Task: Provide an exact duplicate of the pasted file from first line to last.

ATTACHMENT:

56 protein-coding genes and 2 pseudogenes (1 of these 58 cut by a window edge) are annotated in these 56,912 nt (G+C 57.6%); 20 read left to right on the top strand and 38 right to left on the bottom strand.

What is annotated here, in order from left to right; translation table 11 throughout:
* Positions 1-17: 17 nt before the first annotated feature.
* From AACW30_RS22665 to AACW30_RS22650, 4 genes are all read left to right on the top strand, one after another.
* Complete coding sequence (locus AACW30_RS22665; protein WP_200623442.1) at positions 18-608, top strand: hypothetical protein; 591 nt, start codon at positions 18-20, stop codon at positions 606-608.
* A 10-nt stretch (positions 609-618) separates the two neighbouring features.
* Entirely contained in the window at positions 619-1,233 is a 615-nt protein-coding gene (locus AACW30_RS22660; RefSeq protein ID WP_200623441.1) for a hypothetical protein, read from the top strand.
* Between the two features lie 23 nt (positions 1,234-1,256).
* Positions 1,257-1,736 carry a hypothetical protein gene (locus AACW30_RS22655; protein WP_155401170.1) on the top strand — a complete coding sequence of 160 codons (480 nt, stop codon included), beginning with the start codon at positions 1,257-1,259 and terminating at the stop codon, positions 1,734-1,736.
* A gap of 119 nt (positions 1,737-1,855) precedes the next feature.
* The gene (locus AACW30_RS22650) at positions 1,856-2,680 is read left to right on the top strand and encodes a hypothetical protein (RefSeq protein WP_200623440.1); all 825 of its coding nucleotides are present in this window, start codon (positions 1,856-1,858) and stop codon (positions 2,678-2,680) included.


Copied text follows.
56 protein-coding genes and 2 pseudogenes (1 of these 58 cut by a window edge) are annotated in these 56,912 nt (G+C 57.6%); 20 read left to right on the top strand and 38 right to left on the bottom strand.

What is annotated here, in order from left to right; translation table 11 throughout:
* Positions 1-17: 17 nt before the first annotated feature.
* From AACW30_RS22665 to AACW30_RS22650, 4 genes are all read left to right on the top strand, one after another.
* Complete coding sequence (locus AACW30_RS22665; protein WP_200623442.1) at positions 18-608, top strand: hypothetical protein; 591 nt, start codon at positions 18-20, stop codon at positions 606-608.
* A 10-nt stretch (positions 609-618) separates the two neighbouring features.
* Entirely contained in the window at positions 619-1,233 is a 615-nt protein-coding gene (locus AACW30_RS22660; RefSeq protein ID WP_200623441.1) for a hypothetical protein, read from the top strand.
* Between the two features lie 23 nt (positions 1,234-1,256).
* Positions 1,257-1,736 carry a hypothetical protein gene (locus AACW30_RS22655; protein WP_155401170.1) on the top strand — a complete coding sequence of 160 codons (480 nt, stop codon included), beginning with the start codon at positions 1,257-1,259 and terminating at the stop codon, positions 1,734-1,736.
* A gap of 119 nt (positions 1,737-1,855) precedes the next feature.
* The gene (locus AACW30_RS22650) at positions 1,856-2,680 is read left to right on the top strand and encodes a hypothetical protein (RefSeq protein WP_200623440.1); all 825 of its coding nucleotides are present in this window, start codon (positions 1,856-1,858) and stop codon (positions 2,678-2,680) included.